$2 million estate gift to create faculty chair in aerospace engineering

Mariah Chuprinski
December 14, 2020

UNIVERSITY PARK, Pa. — Building community is important, according to Robert “Bob” Lengel, and it has to start with strong leadership. A 1968 Penn State graduate in aerospace engineering, Bob and his wife, Sandy, have recently committed approximately $2 million of their estate to build the engineering community and share Bob’s message of effective leadership and communication.  

The gift will be utilized to establish an endowed department chair to be known as the Dr. Robert H. and Sandra K. Lengel Chair in Aerospace Engineering.  

But more than giving monetarily, Bob hopes to introduce to stakeholders in the College of Engineering what he terms the “front porch initiative” — a communication and leadership concept he developed throughout his career and first observed while growing up in Pottsville. 

“On front porches, we become human,” Bob said. “Front porches bridge the divide between public and private life, and they provide a space for friendly, deep conversations to take place.” 

In the business world, Bob explained, people can get lost in their own roles when tensions arise, but by creating front porch-like meeting environments, they can talk to each other as human beings and better recognize their commonalities. The metaphorical front porch, functioning either as a virtual or in-person platform, provides a framework in which corporate leaders can converse about hard topics in a welcoming space.  

As president of LeaderWork Inc — a business consulting company he founded in 2015 — Bob helps corporate executives and professionals design and host “front porch-like" meeting environments where they can more effectively engage in training, education, consulting, coaching and cross-organizational learning in a way that simultaneously develops individuals’ leadership potential. Bob published a book on the concept in 2018 titled “The Front Porch Revolution: Reclaiming the Time and Space to Slow Down, Talk to Each Other and Lead in an Over-Managed World.”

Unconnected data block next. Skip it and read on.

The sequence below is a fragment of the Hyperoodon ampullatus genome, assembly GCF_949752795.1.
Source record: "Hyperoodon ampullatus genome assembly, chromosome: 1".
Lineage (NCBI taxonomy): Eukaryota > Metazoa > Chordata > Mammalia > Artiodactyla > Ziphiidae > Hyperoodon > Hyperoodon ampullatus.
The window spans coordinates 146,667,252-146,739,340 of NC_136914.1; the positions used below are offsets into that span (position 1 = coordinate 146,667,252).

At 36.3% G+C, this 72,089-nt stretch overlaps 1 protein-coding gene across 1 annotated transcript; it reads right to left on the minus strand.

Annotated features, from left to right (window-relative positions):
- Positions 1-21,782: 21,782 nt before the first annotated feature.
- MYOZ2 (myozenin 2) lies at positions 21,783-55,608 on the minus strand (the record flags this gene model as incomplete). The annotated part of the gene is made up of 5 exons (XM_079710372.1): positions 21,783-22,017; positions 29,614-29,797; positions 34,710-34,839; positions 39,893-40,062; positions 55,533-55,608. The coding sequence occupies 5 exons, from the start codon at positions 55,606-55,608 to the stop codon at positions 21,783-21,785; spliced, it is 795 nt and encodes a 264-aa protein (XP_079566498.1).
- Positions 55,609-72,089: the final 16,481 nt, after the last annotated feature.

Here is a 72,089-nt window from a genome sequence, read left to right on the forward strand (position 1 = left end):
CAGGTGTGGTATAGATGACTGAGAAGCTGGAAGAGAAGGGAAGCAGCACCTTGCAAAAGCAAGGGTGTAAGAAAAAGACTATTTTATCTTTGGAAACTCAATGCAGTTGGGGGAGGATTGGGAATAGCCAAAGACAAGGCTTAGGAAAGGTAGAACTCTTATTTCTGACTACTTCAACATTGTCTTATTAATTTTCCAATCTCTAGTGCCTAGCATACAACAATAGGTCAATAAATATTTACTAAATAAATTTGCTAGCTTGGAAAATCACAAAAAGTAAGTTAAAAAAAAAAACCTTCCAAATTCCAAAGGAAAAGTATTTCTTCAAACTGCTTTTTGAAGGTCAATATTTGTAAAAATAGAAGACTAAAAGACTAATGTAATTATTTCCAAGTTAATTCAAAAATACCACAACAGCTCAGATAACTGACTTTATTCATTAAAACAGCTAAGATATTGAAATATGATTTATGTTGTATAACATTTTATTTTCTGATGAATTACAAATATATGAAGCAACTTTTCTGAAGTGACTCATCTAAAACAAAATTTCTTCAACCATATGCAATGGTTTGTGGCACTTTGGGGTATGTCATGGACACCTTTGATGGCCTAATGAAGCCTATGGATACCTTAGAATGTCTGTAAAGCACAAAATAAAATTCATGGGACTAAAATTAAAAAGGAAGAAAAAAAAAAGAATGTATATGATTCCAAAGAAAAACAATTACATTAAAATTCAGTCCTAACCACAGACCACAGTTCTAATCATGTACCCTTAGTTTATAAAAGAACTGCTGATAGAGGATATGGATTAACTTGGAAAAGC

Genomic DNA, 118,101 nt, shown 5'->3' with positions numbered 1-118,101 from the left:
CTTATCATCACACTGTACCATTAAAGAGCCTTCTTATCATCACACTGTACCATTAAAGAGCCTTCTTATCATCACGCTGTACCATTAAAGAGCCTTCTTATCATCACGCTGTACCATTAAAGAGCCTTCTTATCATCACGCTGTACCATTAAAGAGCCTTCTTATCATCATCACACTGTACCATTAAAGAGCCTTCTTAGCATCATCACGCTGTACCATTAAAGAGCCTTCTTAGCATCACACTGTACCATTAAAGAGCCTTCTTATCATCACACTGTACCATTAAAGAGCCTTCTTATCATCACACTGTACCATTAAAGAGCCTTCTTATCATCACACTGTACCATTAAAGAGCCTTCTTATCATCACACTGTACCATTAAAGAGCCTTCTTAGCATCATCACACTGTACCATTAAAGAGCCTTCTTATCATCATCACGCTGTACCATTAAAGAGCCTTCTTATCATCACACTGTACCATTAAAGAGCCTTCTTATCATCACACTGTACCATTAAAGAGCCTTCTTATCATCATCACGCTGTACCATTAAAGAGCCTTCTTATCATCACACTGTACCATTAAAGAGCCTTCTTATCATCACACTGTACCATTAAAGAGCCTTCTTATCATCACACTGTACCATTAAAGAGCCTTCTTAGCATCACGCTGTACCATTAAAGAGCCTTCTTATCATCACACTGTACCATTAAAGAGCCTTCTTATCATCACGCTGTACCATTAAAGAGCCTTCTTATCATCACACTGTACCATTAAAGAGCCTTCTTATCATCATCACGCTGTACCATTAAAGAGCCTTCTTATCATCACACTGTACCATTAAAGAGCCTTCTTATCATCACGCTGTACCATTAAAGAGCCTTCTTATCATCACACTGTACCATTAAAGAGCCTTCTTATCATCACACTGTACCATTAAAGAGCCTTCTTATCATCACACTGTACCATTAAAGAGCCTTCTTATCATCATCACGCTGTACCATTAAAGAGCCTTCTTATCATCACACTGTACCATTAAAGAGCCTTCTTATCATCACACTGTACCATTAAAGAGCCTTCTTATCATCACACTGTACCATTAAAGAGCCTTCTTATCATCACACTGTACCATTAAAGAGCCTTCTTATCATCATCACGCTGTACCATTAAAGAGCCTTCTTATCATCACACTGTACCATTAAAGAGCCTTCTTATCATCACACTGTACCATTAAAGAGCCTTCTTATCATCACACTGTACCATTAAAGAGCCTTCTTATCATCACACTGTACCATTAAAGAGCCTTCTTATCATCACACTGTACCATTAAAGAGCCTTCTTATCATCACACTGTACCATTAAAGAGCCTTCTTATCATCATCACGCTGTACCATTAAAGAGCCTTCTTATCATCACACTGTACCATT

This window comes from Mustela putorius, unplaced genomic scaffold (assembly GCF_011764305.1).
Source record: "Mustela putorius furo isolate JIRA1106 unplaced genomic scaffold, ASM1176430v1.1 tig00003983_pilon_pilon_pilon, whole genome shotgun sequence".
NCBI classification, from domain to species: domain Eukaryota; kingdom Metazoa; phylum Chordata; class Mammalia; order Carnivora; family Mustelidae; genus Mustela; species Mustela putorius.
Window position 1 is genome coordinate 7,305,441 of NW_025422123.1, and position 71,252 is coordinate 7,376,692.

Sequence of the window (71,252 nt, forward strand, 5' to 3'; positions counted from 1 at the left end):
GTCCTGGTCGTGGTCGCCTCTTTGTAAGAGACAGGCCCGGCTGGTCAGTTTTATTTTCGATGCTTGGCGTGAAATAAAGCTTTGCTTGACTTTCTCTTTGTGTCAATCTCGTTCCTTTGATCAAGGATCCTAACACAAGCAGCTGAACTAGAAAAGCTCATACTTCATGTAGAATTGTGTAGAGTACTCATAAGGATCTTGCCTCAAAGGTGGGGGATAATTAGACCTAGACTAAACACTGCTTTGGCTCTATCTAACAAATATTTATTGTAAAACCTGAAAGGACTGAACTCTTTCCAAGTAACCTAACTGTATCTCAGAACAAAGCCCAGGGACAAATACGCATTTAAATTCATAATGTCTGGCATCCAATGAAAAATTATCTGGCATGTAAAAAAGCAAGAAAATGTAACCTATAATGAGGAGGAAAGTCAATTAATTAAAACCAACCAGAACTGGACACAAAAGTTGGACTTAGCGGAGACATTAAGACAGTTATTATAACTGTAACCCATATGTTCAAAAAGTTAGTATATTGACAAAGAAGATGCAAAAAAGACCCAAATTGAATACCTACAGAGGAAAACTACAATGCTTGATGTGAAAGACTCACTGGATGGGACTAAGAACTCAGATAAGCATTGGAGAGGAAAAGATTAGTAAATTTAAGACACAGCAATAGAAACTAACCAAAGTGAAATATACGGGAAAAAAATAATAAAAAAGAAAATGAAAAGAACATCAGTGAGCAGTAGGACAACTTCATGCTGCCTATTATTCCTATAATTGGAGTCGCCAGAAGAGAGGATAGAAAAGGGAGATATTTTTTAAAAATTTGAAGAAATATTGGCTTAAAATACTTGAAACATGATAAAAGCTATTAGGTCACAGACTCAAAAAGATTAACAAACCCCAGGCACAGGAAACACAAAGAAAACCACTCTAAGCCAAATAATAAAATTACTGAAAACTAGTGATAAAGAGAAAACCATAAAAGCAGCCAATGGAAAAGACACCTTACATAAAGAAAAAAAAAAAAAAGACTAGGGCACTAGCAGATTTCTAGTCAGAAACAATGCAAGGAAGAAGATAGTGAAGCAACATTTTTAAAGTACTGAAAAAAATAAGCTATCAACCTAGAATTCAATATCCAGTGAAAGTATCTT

LeaderWork specializes in bringing together executives and professionals with technical and business backgrounds to create environments for both groups to learn from one another. 

“It is our hope that this gift can allow a new faculty member to develop their own front porch and to pass down communication and collaboration skills to their engineering students,” Bob said. 

A launching pad for an unusual career  

After graduating from Penn State, Bob’s career began at aerospace manufacturer Pratt & Whitney, where he met his future wife, Sandy. From there, Bob’s career took him on a journey through experiences in industrial sales of fluid computers, investment brokerage and financial services and research in an environmental think tank.   

Desiring to develop business skills to complement his technical education, Bob went on to earn a master’s in business administration (MBA) and a master’s in engineering science from Rensselaer Polytechnic Institute, followed by a doctorate in business administration with a concentration in marine resource management from Texas A&M University.  

After completing his education, Bob developed and directed an executive MBA program and an executive education center at the University of Texas at San Antonio incorporating the spirit of the front porch. 

“Now as my career comes to an end, I want to give back to Penn State, which through my undergraduate education gave me solid grasp of the engineering fundamentals and provided a launching pad for my career,” he said.  

Sandy, an honorary Penn Stater according to Bob, holds a bachelor’s degree in mathematics from the University of Kentucky and an MBA from St. Mary’s University. She spent her career in information systems and technology, working for USAA, Capital Group and, most recently, the Methodist Healthcare System in San Antonio.  

“Through the generosity of Sandy and Bob, aerospace engineering will be able to advance its research and teaching mission through the establishment of a new faculty position,” said Amy Pritchett, head of the Department of Aerospace Engineering. “In the spirit of the front porch, the scholar hired for this position will have a special mission to advance how we think about leadership, communication and education in the technical sciences.” 

This gift will advance “A Greater Penn State for 21st Century Excellence,” a focused campaign that seeks to elevate Penn State’s position as a leading public university in a world defined by rapid change and global connections. With the support of alumni and friends, “A Greater Penn State” seeks to fulfill the three key imperatives of a 21st-century public university: keeping the doors to higher education open to hardworking students regardless of financial well-being; creating transformative experiences that go beyond the classroom; and impacting the world by serving communities and fueling discovery, innovation and entrepreneurship. To learn more about “A Greater Penn State for 21st Century Excellence,” visit greaterpennstate.psu.edu.

(Media Contacts)

Last Updated December 21, 2020